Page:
The regulations regarding Energy Performance Certificates are changing on 1 April 2018 and will affect both residential and commercial properties in the private rental sector (PRS).
Energy Performance Certificates (EPCs)
All residential and commercial properties in the UK must have an Energy Performance Certificate. The requirement for an EPC is triggered on sale of a property or on entering into a lease or tenancy. It is for the seller or landlord of the property to obtain the EPC, which will provide information on how energy efficient a building is. An accredited assessor will assess the property and provide an energy efficiency rating ranging from A (most efficient) to G (least efficient). This will be displayed on the EPC, as well as recommendations about how to reduce energy use and save money.
A property (unless exempt) cannot be sold or let without an EPC.
Changes to the EPC Regulations
From 1 April 2018 new Minimum Energy Efficiency Standards (MEES) will be introduced. In essence, it will be unlawful for landlords to let or lease a residential or commercial property with an EPC rating of F and G unless the property is exempt. It is understood that these regulations will come into force for new lets and tenancy renewals on 1 April 2018 and for all existing residential tenancies on 1 April 2020. The requirements for existing commercial tenancies will not come into force until 1 April 2023.
Any works required to bring the property up to at least an E rating must be completed before the property is rented out or the lease renewed. The penalty for breaching the regulations is a fine of up to £4,000 for residential properties and £160,000 for commercial properties, which is likely to be quite a significant dent in a landlord’s profits.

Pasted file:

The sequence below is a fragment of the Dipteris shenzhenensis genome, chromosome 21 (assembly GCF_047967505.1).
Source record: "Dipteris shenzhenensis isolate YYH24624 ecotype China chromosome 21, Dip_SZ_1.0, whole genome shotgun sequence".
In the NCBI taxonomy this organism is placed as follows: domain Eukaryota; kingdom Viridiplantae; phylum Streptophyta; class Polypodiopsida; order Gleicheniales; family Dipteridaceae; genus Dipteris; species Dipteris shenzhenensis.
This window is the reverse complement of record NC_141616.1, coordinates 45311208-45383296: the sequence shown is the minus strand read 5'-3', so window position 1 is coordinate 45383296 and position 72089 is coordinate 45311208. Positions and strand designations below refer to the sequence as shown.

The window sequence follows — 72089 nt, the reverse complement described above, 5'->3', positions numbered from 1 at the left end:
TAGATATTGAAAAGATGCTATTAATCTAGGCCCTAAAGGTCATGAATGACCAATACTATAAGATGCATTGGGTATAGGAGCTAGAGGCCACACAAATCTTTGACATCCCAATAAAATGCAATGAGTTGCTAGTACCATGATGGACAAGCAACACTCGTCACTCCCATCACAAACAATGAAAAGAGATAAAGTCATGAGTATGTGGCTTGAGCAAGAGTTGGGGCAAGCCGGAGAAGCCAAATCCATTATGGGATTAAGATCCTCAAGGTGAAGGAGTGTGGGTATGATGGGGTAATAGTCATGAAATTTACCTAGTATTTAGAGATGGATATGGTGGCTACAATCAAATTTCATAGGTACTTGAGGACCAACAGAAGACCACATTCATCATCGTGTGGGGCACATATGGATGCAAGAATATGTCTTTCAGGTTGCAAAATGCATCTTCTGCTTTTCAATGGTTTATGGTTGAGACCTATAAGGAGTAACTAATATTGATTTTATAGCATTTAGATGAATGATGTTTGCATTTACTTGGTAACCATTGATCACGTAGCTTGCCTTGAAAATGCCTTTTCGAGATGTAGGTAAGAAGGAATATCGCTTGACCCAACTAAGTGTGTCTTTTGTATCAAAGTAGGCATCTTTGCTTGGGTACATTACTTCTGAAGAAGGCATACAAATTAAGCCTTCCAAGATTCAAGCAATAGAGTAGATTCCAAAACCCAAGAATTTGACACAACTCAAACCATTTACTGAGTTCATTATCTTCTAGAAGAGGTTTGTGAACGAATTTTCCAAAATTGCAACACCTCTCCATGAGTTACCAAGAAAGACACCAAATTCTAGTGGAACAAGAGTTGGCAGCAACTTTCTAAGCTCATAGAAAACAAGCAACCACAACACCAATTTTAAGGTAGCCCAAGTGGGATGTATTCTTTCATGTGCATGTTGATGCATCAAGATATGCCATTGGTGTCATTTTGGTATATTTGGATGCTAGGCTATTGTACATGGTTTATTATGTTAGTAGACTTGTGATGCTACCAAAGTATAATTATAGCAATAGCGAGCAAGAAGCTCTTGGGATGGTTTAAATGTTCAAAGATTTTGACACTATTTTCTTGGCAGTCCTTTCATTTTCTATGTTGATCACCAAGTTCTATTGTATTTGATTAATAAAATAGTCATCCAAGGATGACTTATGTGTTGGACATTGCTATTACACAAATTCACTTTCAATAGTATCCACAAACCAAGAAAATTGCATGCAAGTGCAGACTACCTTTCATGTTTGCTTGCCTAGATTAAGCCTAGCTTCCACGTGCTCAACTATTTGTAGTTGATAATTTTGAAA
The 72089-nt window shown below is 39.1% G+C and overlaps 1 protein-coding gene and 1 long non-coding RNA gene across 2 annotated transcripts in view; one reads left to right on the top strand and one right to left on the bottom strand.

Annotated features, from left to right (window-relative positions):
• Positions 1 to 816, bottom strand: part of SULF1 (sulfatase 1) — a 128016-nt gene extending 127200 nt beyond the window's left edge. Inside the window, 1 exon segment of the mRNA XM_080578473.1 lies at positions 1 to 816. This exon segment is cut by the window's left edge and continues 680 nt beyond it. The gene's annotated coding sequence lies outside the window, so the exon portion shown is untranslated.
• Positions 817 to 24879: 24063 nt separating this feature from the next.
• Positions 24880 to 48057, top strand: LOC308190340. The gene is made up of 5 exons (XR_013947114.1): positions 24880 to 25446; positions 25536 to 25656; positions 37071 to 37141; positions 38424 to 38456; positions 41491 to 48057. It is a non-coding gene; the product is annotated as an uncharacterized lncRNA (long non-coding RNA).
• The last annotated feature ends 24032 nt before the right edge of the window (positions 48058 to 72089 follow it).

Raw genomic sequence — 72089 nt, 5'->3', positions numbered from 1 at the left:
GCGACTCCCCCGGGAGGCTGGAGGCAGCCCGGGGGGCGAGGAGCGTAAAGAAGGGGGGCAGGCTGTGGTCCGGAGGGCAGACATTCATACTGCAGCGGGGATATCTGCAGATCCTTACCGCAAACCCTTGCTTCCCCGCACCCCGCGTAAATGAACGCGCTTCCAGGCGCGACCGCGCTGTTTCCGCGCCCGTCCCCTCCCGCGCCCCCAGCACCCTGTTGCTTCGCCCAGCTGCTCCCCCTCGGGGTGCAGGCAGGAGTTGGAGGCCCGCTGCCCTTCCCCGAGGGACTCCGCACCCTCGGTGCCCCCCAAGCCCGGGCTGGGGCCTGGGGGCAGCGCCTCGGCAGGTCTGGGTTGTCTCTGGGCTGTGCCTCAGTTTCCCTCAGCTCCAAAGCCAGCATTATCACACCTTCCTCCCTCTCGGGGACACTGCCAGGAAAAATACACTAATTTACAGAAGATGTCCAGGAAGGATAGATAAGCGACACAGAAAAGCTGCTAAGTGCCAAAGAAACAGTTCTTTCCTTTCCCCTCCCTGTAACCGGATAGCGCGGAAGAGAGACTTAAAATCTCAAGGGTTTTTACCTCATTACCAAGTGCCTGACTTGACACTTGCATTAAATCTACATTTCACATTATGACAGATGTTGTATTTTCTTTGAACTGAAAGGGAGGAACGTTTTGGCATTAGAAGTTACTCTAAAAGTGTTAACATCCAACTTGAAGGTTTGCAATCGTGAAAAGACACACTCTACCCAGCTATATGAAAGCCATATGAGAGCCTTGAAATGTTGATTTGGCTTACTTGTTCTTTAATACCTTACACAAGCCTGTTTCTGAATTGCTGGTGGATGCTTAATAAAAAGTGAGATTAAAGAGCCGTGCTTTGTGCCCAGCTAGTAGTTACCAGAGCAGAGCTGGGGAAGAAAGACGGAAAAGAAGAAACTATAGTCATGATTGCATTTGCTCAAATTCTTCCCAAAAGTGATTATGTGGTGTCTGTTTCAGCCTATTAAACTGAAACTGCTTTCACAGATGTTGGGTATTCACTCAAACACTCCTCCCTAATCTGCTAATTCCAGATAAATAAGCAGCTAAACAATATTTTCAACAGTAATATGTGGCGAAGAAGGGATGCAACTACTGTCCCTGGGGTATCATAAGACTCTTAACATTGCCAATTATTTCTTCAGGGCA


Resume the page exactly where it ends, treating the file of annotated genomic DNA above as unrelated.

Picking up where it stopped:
These changes are likely to affect a considerable number of landlords. Government statistics reveal that between 2008 and 2015 26% of residential properties which had an EPC survey completed were achieving an E, F or G rating. For the same period, 35% of commercial properties were achieving an E, F or G rating.
When MEES will apply
MEES regulations will apply to the following:
- All residential tenancies let under assured tenancies (including any sub-lettings and assignments)
- Assured shorthold tenancies
- Rent Act tenancies
- Any other tenancy specified by an order of the Secretary of State from time to time
- New leases of commercial property
MEES will not apply to properties that are exempt from requiring an EPC, lettings of six months or less, or to lettings of 99 years or more.
Properties exempt from requiring an EPC
- Places of worship
- Temporary buildings that will be used for less than two years
- Stand-alone buildings with total useful floor space of less than 50 square metres
- Industrial sites, workshops and non-residential agricultural buildings that don’t use a lot of energy
- Some buildings that are due to be demolished
- Holiday accommodation that is rented out for less than four months a year or is let under a licence to occupy